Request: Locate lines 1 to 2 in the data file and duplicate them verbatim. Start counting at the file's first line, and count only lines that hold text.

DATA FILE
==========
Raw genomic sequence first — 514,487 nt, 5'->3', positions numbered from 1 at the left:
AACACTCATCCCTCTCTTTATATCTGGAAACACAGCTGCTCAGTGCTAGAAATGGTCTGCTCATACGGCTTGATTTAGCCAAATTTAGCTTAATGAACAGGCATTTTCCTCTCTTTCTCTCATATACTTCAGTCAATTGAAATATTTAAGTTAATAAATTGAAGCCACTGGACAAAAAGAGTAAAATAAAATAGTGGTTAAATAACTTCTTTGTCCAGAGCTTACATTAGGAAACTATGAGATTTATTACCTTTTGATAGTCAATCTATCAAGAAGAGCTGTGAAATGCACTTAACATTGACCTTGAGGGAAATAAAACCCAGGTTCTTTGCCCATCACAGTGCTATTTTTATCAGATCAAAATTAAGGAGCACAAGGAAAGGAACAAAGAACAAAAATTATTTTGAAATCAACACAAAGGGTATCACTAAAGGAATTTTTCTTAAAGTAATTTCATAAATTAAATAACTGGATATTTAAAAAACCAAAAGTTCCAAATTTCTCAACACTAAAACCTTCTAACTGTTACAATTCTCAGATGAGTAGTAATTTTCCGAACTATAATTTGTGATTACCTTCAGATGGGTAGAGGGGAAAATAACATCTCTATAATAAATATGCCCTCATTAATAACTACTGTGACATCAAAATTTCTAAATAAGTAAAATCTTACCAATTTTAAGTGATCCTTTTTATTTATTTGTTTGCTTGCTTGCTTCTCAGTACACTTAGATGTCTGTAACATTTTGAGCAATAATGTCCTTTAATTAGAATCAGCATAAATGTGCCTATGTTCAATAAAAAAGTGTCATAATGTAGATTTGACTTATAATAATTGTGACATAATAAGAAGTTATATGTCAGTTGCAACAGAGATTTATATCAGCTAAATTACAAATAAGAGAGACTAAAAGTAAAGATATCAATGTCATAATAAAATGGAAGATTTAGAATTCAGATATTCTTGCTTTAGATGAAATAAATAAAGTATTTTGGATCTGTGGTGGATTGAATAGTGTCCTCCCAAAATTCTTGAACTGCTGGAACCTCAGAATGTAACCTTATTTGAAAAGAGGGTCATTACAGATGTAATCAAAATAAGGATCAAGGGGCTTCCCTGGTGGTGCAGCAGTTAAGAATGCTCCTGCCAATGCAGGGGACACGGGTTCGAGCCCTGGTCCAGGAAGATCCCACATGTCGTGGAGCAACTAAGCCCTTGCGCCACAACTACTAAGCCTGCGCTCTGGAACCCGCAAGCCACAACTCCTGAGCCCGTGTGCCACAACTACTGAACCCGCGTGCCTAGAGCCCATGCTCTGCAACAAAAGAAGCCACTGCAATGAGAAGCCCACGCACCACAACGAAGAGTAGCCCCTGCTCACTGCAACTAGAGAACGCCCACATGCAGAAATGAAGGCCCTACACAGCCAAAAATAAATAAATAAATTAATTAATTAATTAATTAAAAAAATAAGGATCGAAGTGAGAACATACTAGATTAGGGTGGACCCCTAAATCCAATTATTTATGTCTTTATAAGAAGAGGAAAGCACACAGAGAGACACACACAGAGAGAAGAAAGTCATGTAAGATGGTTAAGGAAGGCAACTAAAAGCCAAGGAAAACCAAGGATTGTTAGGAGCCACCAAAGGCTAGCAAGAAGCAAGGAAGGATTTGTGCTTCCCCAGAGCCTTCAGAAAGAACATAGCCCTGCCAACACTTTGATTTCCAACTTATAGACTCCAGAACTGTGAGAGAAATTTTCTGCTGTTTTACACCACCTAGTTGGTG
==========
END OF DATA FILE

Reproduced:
Raw genomic sequence first — 514,487 nt, 5'->3', positions numbered from 1 at the left:
AACACTCATCCCTCTCTTTATATCTGGAAACACAGCTGCTCAGTGCTAGAAATGGTCTGCTCATACGGCTTGATTTAGCCAAATTTAGCTTAATGAACAGGCATTTTCCTCTCTTTCTCTCATATACTTCAGTCAATTGAAATATTTAAGTTAATAAATTGAAGCCACTGGACAAAAAGAGTAAAATAAAATAGTGGTTAAATAACTTCTTTGTCCAGAGCTTACATTAGGAAACTATGAGATTTATTACCTTTTGATAGTCAATCTATCAAGAAGAGCTGTGAAATGCACTTAACATTGACCTTGAGGGAAATAAAACCCAGGTTCTTTGCCCATCACAGTGCTATTTTTATCAGATCAAAATTAAGGAGCACAAGGAAAGGAACAAAGAACAAAAATTATTTTGAAATCAACACAAAGGGTATCACTAAAGGAATTTTTCTTAAAGTAATTTCATAAATTAAATAACTGGATATTTAAAAAACCAAAAGTTCCAAATTTCTCAACACTAAAACCTTCTAACTGTTACAATTCTCAGATGAGTAGTAATTTTCCGAACTATAATTTGTGATTACCTTCAGATGGGTAGAGGGGAAAATAACATCTCTATAATAAATATGCCCTCATTAATAACTACTGTGACATCAAAATTTCTAAATAAGTAAAATCTTACCAATTTTAAGTGATCCTTTTTATTTATTTGTTTGCTTGCTTGCTTCTCAGTACACTTAGATGTCTGTAACATTTTGAGCAATAATGTCCTTTAATTAGAATCAGCATAAATGTGCCTATGTTCAATAAAAAAGTGTCATAATGTAGATTTGACTTATAATAATTGTGACATAATAAGAAGTTATATGTCAGTTGCAACAGAGATTTATATCAGCTAAATTACAAATAAGAGAGACTAAAAGTAAAGATATCAATGTCATAATAAAATGGAAGATTTAGAATTCAGATATTCTTGCTTTAGATGAAATAAATAAAGTATTTTGGATCTGTGGTGGATTGAATAGTGTCCTCCCAAAATTCTTGAACTGCTGGAACCTCAGAATGTAACCTTATTTGAAAAGAGGGTCATTACAGATGTAATCAAAATAAGGATCAAGGGGCTTCCCTGGTGGTGCAGCAGTTAAGAATGCTCCTGCCAATGCAGGGGACACGGGTTCGAGCCCTGGTCCAGGAAGATCCCACATGTCGTGGAGCAACTAAGCCCTTGCGCCACAACTACTAAGCCTGCGCTCTGGAACCCGCAAGCCACAACTCCTGAGCCCGTGTGCCACAACTACTGAACCCGCGTGCCTAGAGCCCATGCTCTGCAACAAAAGAAGCCACTGCAATGAGAAGCCCACGCACCACAACGAAGAGTAGCCCCTGCTCACTGCAACTAGAGAACGCCCACATGCAGAAATGAAGGCCCTACACAGCCAAAAATAAATAAATAAATTAATTAATTAATTAATTAAAAAAATAAGGATCGAAGTGAGAACATACTAGATTAGGGTGGACCCCTAAATCCAATTATTTATGTCTTTATAAGAAGAGGAAAGCACACAGAGAGACACACACAGAGAGAAGAAAGTCATGTAAGATGGTTAAGGAAGGCAACTAAAAGCCAAGGAAAACCAAGGATTGTTAGGAGCCACCAAAGGCTAGCAAGAAGCAAGGAAGGATTTGTGCTTCCCCAGAGCCTTCAGAAAGAACATAGCCCTGCCAACACTTTGATTTCCAACTTATAGACTCCAGAACTGTGAGAGAAATTTTCTGCTGTTTTACACCACCTAGTTGGTG